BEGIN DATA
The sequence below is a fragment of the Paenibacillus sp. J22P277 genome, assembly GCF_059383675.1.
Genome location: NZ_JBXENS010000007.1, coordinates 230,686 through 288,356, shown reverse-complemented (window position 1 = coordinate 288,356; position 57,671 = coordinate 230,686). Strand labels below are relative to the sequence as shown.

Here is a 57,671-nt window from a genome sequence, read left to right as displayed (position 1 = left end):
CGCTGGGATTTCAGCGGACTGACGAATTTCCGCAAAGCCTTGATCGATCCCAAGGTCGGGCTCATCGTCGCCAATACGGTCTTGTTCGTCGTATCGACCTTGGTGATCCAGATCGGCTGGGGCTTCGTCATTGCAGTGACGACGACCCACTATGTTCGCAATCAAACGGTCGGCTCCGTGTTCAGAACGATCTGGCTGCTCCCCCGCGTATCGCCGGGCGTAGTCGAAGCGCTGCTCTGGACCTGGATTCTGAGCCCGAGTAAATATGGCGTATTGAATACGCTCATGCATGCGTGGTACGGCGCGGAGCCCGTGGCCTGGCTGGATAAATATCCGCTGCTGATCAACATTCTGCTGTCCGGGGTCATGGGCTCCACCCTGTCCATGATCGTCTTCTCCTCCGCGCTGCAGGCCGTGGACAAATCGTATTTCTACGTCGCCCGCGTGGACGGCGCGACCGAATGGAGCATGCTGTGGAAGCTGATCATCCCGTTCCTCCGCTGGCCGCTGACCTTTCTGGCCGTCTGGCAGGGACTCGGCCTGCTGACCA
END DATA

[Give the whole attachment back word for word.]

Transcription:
The sequence below is a fragment of the Paenibacillus sp. J22P277 genome, assembly GCF_059383675.1.
Genome location: NZ_JBXENS010000007.1, coordinates 230,686 through 288,356, shown reverse-complemented (window position 1 = coordinate 288,356; position 57,671 = coordinate 230,686). Strand labels below are relative to the sequence as shown.

Here is a 57,671-nt window from a genome sequence, read left to right as displayed (position 1 = left end):
CGCTGGGATTTCAGCGGACTGACGAATTTCCGCAAAGCCTTGATCGATCCCAAGGTCGGGCTCATCGTCGCCAATACGGTCTTGTTCGTCGTATCGACCTTGGTGATCCAGATCGGCTGGGGCTTCGTCATTGCAGTGACGACGACCCACTATGTTCGCAATCAAACGGTCGGCTCCGTGTTCAGAACGATCTGGCTGCTCCCCCGCGTATCGCCGGGCGTAGTCGAAGCGCTGCTCTGGACCTGGATTCTGAGCCCGAGTAAATATGGCGTATTGAATACGCTCATGCATGCGTGGTACGGCGCGGAGCCCGTGGCCTGGCTGGATAAATATCCGCTGCTGATCAACATTCTGCTGTCCGGGGTCATGGGCTCCACCCTGTCCATGATCGTCTTCTCCTCCGCGCTGCAGGCCGTGGACAAATCGTATTTCTACGTCGCCCGCGTGGACGGCGCGACCGAATGGAGCATGCTGTGGAAGCTGATCATCCCGTTCCTCCGCTGGCCGCTGACCTTTCTGGCCGTCTGGCAGGGACTCGGCCTGCTGACCA